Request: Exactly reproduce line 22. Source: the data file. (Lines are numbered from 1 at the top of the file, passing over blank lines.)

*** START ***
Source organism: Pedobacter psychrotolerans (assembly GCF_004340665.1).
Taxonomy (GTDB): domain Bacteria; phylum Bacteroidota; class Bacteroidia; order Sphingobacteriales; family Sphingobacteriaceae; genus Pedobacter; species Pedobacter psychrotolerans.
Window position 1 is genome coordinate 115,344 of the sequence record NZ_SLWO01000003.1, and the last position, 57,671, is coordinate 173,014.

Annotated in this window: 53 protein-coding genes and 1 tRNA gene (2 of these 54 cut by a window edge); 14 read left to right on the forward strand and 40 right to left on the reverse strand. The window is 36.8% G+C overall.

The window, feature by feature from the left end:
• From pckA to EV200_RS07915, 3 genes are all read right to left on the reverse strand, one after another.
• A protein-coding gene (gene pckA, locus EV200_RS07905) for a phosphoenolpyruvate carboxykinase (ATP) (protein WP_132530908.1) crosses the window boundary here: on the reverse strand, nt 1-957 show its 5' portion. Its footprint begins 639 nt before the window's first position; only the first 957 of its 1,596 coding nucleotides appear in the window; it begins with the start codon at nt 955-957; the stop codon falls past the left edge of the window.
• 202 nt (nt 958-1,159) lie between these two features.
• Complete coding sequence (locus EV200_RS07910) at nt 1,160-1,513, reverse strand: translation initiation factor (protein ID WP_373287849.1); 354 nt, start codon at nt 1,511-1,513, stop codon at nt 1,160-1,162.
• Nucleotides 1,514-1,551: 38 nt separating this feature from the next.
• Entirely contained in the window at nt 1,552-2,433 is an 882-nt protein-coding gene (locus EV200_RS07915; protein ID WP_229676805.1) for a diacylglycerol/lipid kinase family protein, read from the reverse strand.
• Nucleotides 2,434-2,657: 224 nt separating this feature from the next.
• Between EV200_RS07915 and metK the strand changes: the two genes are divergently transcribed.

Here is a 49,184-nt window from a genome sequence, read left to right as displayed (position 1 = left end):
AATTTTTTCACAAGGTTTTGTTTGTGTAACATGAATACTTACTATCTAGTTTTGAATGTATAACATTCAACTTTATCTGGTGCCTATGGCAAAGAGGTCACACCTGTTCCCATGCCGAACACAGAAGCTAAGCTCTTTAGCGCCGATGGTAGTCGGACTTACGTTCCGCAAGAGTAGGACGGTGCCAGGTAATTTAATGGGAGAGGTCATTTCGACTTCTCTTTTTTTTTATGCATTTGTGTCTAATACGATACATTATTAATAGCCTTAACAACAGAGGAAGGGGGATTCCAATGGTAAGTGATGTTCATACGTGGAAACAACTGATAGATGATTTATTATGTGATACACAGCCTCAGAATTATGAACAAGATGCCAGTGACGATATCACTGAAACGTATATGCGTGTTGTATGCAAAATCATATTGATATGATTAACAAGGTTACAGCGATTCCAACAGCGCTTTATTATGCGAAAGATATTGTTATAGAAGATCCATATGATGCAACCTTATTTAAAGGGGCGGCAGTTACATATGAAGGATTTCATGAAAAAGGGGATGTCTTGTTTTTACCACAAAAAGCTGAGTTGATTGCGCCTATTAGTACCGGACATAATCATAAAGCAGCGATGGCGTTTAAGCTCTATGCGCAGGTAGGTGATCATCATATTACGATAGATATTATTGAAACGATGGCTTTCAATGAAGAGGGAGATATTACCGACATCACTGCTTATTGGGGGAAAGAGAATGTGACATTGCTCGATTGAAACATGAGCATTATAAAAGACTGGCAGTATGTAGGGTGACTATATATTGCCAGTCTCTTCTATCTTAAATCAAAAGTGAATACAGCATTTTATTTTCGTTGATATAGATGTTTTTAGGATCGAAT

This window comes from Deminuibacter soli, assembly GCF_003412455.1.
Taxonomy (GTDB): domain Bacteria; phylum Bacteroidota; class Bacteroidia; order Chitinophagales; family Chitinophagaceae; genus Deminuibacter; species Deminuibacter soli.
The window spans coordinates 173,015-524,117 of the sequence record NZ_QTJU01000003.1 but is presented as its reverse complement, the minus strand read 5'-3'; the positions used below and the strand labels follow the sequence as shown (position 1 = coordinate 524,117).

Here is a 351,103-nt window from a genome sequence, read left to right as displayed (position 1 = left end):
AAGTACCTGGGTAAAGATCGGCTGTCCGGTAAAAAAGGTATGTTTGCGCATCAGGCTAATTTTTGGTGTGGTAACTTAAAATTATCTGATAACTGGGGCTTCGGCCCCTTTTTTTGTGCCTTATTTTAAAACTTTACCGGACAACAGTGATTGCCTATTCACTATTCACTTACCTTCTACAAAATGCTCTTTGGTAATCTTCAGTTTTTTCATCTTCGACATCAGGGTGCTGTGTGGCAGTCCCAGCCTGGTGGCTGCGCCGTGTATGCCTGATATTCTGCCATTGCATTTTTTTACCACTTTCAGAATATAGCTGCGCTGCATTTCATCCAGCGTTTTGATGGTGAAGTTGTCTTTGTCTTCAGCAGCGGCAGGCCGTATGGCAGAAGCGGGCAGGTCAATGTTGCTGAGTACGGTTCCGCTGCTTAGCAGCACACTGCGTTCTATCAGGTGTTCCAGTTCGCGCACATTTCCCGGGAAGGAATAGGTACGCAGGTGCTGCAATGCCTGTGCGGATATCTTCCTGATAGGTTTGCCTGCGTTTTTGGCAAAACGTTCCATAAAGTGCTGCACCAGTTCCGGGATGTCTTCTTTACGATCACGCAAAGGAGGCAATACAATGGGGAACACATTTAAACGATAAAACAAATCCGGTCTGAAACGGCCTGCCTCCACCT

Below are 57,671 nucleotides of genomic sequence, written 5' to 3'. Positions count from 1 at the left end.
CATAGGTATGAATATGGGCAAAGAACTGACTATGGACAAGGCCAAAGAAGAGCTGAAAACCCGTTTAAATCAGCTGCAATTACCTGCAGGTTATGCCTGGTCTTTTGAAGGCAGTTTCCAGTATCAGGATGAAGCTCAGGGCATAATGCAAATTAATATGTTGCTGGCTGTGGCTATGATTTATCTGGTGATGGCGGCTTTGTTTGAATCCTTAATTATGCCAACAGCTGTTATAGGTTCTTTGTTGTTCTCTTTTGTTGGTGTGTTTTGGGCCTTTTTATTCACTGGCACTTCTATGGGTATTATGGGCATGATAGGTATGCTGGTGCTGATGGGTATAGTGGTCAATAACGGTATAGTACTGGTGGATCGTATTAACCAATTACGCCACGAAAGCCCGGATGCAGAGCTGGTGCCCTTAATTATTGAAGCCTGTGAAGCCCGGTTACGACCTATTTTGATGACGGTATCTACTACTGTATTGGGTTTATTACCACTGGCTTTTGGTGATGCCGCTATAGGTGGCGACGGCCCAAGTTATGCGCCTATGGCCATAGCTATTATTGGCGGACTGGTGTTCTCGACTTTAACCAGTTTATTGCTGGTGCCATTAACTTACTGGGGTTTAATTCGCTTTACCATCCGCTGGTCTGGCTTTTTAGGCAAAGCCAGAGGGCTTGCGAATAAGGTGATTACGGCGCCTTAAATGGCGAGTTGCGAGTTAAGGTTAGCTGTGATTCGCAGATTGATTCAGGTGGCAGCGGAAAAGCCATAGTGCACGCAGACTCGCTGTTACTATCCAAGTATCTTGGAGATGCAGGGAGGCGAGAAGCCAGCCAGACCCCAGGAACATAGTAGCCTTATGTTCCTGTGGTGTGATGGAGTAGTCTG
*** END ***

CATAGGTATGAATATGGGCAAAGAACTGACTATGGACAAGGCCAAAGAAGAGCTGAAAACCCGTTTAAATCAGCTGCAATTACCTGCAGGTTATGCCTGGTCTTTTGAAGGCAGTTTCCAGTATCAGGATGAAGCTCAGGGCATAATGCAAATTAATATGTTGCTGGCTGTGGCTATGATTTATCTGGTGATGGCGGCTTTGTTTGAATCCTTAATTATGCCAACAGCTGTTATAGGTTCTTTGTTGTTCTCTTTTGTTGGTGTGTTTTGGGCCTTTTTATTCACTGGCACTTCTATGGGTATTATGGGCATGATAGGTATGCTGGTGCTGATGGGTATAGTGGTCAATAACGGTATAGTACTGGTGGATCGTATTAACCAATTACGCCACGAAAGCCCGGATGCAGAGCTGGTGCCCTTAATTATTGAAGCCTGTGAAGCCCGGTTACGACCTATTTTGATGACGGTATCTACTACTGTATTGGGTTTATTACCACTGGCTTTTGGTGATGCCGCTATAGGTGGCGACGGCCCAAGTTATGCGCCTATGGCCATAGCTATTATTGGCGGACTGGTGTTCTCGACTTTAACCAGTTTATTGCTGGTGCCATTAACTTACTGGGGTTTAATTCGCTTTACCATCCGCTGGTCTGGCTTTTTAGGCAAAGCCAGAGGGCTTGCGAATAAGGTGATTACGGCGCCTTAAATGGCGAGTTGCGAGTTAAGGTTAGCTGTGATTCGCAGATTGATTCAGGTGGCAGCGGAAAAGCCATAGTGCACGCAGACTCGCTGTTACTATCCAAGTATCTTGGAGATGCAGGGAGGCGAGAAGCCAGCCAGACCCCAGGAACATAGTAGCCTTATGTTCCTGTGGTGTGATGGAGTAGTCTG